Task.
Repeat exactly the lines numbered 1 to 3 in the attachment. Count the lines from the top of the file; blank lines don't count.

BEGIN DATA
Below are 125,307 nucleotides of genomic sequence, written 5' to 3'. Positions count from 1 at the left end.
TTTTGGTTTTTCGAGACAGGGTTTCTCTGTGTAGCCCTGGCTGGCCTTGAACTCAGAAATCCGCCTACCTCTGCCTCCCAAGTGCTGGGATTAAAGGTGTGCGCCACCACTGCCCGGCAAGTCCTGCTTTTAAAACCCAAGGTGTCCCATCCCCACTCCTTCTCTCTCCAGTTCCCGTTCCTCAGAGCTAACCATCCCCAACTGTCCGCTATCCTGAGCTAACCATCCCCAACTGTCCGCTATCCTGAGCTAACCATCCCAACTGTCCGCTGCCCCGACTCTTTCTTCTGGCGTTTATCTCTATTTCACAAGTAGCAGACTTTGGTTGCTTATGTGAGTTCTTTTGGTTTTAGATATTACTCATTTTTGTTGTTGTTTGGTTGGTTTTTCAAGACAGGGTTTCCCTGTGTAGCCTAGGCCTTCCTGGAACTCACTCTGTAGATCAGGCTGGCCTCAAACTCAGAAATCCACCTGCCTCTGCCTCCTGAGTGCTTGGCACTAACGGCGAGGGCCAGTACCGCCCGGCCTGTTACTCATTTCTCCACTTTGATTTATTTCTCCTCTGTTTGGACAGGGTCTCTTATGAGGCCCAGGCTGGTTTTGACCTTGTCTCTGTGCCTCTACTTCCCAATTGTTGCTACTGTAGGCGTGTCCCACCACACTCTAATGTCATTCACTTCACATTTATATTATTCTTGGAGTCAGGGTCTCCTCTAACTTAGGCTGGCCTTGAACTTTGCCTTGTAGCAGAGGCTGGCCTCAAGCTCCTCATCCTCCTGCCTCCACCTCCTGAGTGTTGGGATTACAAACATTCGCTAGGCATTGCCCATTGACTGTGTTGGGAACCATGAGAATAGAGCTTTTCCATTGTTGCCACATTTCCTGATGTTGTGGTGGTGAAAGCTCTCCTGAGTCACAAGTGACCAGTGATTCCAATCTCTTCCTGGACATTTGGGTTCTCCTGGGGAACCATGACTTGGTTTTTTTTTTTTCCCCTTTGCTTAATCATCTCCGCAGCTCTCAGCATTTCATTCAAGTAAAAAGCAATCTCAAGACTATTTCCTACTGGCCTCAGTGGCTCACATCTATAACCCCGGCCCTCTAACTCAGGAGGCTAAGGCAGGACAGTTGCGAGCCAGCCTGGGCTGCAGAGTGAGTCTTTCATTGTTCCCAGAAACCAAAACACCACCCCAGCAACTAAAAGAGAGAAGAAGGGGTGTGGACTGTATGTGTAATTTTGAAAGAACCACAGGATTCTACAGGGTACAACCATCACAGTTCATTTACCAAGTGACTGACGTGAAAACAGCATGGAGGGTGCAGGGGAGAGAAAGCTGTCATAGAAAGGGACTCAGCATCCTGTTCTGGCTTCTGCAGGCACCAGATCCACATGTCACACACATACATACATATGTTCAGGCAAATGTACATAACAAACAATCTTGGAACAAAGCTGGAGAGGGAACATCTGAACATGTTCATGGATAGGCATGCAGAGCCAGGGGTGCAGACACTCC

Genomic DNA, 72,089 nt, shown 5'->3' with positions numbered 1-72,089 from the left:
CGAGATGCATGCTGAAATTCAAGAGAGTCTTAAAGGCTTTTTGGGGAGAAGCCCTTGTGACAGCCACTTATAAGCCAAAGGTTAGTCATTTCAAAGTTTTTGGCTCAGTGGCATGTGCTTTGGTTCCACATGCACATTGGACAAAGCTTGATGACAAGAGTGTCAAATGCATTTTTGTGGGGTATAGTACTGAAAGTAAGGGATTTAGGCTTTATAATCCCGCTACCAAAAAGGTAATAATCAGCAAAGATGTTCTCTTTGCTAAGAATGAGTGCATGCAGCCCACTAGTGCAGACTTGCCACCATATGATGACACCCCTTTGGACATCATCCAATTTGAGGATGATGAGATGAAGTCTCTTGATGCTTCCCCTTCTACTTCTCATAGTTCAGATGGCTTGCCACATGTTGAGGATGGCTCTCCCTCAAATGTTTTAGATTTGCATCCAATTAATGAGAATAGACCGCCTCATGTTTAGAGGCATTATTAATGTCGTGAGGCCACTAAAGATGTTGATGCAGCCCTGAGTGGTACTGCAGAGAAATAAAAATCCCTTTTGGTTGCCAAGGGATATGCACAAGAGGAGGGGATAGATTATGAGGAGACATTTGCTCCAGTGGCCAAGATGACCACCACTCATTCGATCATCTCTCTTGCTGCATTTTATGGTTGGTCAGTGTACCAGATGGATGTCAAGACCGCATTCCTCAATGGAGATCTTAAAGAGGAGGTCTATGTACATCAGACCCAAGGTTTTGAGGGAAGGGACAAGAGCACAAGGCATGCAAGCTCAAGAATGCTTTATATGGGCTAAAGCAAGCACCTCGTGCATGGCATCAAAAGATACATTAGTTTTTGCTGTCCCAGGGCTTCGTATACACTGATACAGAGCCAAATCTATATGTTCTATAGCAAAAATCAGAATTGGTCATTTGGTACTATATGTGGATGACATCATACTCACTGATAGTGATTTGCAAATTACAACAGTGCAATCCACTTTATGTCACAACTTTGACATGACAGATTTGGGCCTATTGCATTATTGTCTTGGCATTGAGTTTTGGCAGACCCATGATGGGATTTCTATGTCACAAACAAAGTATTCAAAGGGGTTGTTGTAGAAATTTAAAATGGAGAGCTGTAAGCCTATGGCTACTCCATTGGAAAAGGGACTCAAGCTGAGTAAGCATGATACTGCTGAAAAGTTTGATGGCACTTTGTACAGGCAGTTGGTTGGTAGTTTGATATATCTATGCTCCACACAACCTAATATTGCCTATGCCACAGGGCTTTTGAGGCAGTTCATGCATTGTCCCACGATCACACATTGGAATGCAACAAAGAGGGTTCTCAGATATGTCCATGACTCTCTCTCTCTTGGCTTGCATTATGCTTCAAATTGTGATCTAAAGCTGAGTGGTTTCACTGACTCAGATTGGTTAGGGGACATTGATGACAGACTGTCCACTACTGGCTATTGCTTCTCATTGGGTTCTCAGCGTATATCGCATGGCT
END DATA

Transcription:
Below are 125,307 nucleotides of genomic sequence, written 5' to 3'. Positions count from 1 at the left end.
TTTTGGTTTTTCGAGACAGGGTTTCTCTGTGTAGCCCTGGCTGGCCTTGAACTCAGAAATCCGCCTACCTCTGCCTCCCAAGTGCTGGGATTAAAGGTGTGCGCCACCACTGCCCGGCAAGTCCTGCTTTTAAAACCCAAGGTGTCCCATCCCCACTCCTTCTCTCTCCAGTTCCCGTTCCTCAGAGCTAACCATCCCCAACTGTCCGCTATCCTGAGCTAACCATCCCCAACTGTCCGCTATCCTGAGCTAACCATCCCAACTGTCCGCTGCCCCGACTCTTTCTTCTGGCGTTTATCTCTATTTCACAAGTAGCAGACTTTGGTTGCTTATGTGAGTTCTTTTGGTTTTAGATATTACTCATTTTTGTTGTTGTTTGGTTGGTTTTTCAAGACAGGGTTTCCCTGTGTAGCCTAGGCCTTCCTGGAACTCACTCTGTAGATCAGGCTGGCCTCAAACTCAGAAATCCACCTGCCTCTGCCTCCTGAGTGCTTGGCACTAACGGCGAGGGCCAGTACCGCCCGGCCTGTTACTCATTTCTCCACTTTGATTTATTTCTCCTCTGTTTGGACAGGGTCTCTTATGAGGCCCAGGCTGGTTTTGACCTTGTCTCTGTGCCTCTACTTCCCAATTGTTGCTACTGTAGGCGTGTCCCACCACACTCTAATGTCATTCACTTCACATTTATATTATTCTTGGAGTCAGGGTCTCCTCTAACTTAGGCTGGCCTTGAACTTTGCCTTGTAGCAGAGGCTGGCCTCAAGCTCCTCATCCTCCTGCCTCCACCTCCTGAGTGTTGGGATTACAAACATTCGCTAGGCATTGCCCATTGACTGTGTTGGGAACCATGAGAATAGAGCTTTTCCATTGTTGCCACATTTCCTGATGTTGTGGTGGTGAAAGCTCTCCTGAGTCACAAGTGACCAGTGATTCCAATCTCTTCCTGGACATTTGGGTTCTCCTGGGGAACCATGACTTGGTTTTTTTTTTTTCCCCTTTGCTTAATCATCTCCGCAGCTCTCAGCATTTCATTCAAGTAAAAAGCAATCTCAAGACTATTTCCTACTGGCCTCAGTGGCTCACATCTATAACCCCGGCCCTCTAACTCAGGAGGCTAAGGCAGGACAGTTGCGAGCCAGCCTGGGCTGCAGAGTGAGTCTTTCATTGTTCCCAGAAACCAAAACACCACCCCAGCAACTAAAAGAGAGAAGAAGGGGTGTGGACTGTATGTGTAATTTTGAAAGAACCACAGGATTCTACAGGGTACAACCATCACAGTTCATTTACCAAGTGACTGACGTGAAAACAGCATGGAGGGTGCAGGGGAGAGAAAGCTGTCATAGAAAGGGACTCAGCATCCTGTTCTGGCTTCTGCAGGCACCAGATCCACATGTCACACACATACATACATATGTTCAGGCAAATGTACATAACAAACAATCTTGGAACAAAGCTGGAGAGGGAACATCTGAACATGTTCATGGATAGGCATGCAGAGCCAGGGGTGCAGACACTCC

Genomic DNA, 72,089 nt, shown 5'->3' with positions numbered 1-72,089 from the left: